With Beth Coleman and Clay Shirky stating how “media changes the user” I don’t quite agree with them entirely. Yes in certain aspects media changes the user, but not fully. The C3’s, Communication, Community, and Collaboration have definantely changed in the past decade, but has it really changed everyone or the user in general? For sites such as Facebook and Twitter it depends on the person, whether or not they change due to the media they are using. For communication, yes most people have changed how they communicate amongst each other thanks to Facebook and other social media sites. “… we have had live voice, and text connection and on occasion, as with videp conferencing, a live two-way channel on video stream” (128). What this is, is examples of how people can communicate nowadays. For a community, on some sites, a person could create a group or page where people can ‘Like’ or ‘Follow’ and people who are interested in the same thing could come together as a community if they please. Now whether that changes a user isn’t so clear. Maybe in how those people get together but not just a single user. This can go the same way for collaboration as well. In protests, or trying to have an event, social media sites have helped people in having the ability in collaborating with each other in how the protest/event would be held. But again, it doesn’t nessecarily change the user, just how some ideas or activities change in collaborating.
I have a Facebook page and most of my family does too. The main reason I have a Facebook page is for entertainment when I’m bored I just scroll down my comments and basically read all of them. Another reason I have a Facebook page is to keep in touch with family members around the world. Through Facebook I talk to my childhood friends who live in California, I talk to relatives that live in Texas and I even talk to relatives in Mexico. It’s cheaper to keep in touch with my relatives in Mexico through Facebook. I can message them and see pictures of them without either of us paying. Although Facebook is an easy resource to keep in touch with people around the world is not the same as having a real face to face conversation. Coleman suggests that “there is no return to an unmediated world, a bucolic face-to-face exchange…” We have got to take good advantage of technology and new media. Like Coleman said in page 135 “it is not media technologies that reposition us, but rather how we engage them…” Coleman theorizes to keep on moving forward just like technology has.
Coleman says that “…media use changes the user. With each shift in automation, simulation, and transmission, we discover not only new technologies but also new facets of ourselves” (140). In the example of Facebook, we discover that people act differently on Facebook than they do in person. For example, a person can be a comic on Facebook when in real life the person is very shy. We discover that people have many faces using Facebook. If there was no Facebook, we wouldn’t know that that person could be capable of being a comic. I find this with everyone, including me. Its as though we have a virtual representation of ourselves online. The virtual me is always better than the real me. On Facebook, you can be anyone. You can post pictures of all the fancy places that you’ve been at. For all we know, those pictures were photoshopped. Coleman refers to this as an “online identity” (135). Coleman goes on to talk about the theory of an agency. It is the idea that we understand that we ourselves are actors in our own environments. The problem with being an actor on Facebook is that we do not continue developing those much needed social skills to interact with other individuals. Its easy to message someone on Facebook, I know. Coleman said that media changes the user. Its necessarily not a bad thing. Its just something to consider while being on Facebook.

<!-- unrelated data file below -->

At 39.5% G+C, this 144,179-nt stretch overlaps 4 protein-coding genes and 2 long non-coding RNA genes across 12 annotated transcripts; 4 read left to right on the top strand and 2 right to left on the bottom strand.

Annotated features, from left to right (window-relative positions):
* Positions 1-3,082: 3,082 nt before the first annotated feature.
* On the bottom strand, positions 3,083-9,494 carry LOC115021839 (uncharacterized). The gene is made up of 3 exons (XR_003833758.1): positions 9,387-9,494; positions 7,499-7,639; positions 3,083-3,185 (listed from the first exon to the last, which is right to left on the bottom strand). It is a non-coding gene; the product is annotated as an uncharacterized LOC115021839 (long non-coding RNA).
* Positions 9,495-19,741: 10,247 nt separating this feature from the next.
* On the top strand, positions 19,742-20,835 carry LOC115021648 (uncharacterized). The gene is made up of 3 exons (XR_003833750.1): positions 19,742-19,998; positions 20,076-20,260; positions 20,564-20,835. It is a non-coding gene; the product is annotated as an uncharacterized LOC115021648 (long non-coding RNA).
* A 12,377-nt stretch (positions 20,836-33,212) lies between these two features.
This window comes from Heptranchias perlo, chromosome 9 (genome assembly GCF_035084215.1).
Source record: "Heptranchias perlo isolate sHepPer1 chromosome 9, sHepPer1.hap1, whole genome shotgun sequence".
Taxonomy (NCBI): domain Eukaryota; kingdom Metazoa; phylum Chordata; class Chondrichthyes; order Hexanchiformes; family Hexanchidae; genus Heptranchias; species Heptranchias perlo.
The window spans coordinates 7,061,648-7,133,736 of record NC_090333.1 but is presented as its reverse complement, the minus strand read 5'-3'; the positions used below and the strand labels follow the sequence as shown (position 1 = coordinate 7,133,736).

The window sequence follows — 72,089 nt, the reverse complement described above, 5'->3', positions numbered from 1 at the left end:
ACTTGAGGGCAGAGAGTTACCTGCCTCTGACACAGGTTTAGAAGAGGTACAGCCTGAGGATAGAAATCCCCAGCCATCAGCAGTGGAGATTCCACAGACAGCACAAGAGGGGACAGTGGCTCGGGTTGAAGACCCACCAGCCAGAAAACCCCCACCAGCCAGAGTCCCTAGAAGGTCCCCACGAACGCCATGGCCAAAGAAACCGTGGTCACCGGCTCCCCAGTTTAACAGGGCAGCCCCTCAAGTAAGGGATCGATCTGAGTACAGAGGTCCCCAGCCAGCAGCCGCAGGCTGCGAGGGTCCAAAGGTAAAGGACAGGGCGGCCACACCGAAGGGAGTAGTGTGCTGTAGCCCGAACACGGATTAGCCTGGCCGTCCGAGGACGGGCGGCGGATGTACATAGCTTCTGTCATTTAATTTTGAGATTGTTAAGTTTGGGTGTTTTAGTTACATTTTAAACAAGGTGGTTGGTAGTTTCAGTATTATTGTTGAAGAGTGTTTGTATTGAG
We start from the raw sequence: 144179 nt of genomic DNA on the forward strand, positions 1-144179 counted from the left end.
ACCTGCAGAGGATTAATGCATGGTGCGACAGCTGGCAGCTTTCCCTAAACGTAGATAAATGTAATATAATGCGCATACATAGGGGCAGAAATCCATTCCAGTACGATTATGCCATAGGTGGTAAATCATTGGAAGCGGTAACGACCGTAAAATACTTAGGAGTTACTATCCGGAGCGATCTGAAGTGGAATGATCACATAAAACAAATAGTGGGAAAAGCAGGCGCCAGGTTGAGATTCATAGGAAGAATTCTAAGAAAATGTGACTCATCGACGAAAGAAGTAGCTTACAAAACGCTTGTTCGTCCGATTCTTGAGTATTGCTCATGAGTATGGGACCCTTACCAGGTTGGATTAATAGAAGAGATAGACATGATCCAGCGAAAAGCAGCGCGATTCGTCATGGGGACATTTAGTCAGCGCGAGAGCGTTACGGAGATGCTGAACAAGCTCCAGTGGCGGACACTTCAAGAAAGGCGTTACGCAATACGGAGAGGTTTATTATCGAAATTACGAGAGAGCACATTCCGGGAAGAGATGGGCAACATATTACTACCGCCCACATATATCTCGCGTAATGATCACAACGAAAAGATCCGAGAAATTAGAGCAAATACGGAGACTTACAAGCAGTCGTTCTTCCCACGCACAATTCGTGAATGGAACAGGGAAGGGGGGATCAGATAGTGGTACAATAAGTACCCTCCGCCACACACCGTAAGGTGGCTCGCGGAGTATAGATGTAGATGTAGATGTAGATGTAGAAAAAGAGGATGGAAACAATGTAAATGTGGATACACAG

Coleman states that “media use changes the user. With each shift in automation, simulation, and transmission, we discover not only new technologies, but also new facets of ourselves,” (49). Going back to one of Coleman’s three C’s of Networked Media, media users can see how communication can shift “human perspective” as our “concepts of space, place, and time are impacted” (Coleman 49). We can apply this idea to Facebook and Twitter, two popular social media sites.
My personal example of how media use of Facebook has changed me is through the communication with my sister in North Dakota. Previously, my sister and I had no need to communicate through Facebook, we lived together. Now, she lives thousands of miles away, and the only way we can talk is through Facebook. Yet, Facebook has eliminated that gap between us. No longer are we limited by snail mail, which arrives days after an exciting event. Furthermore, from using Facebook I have become more technologically advanced than I previously was. I learned how to post and share videos with friends, and to link sites I like on my personal page. I can show my friends in Germany a video instantly, instead of waiting until their time zone matches mine to call them.
I am no longer limited to a location or specific time to meet my friends, when we can just chat online. As Coleman mentions I now have an “online identity” that I use to represent myself during information exchange (39).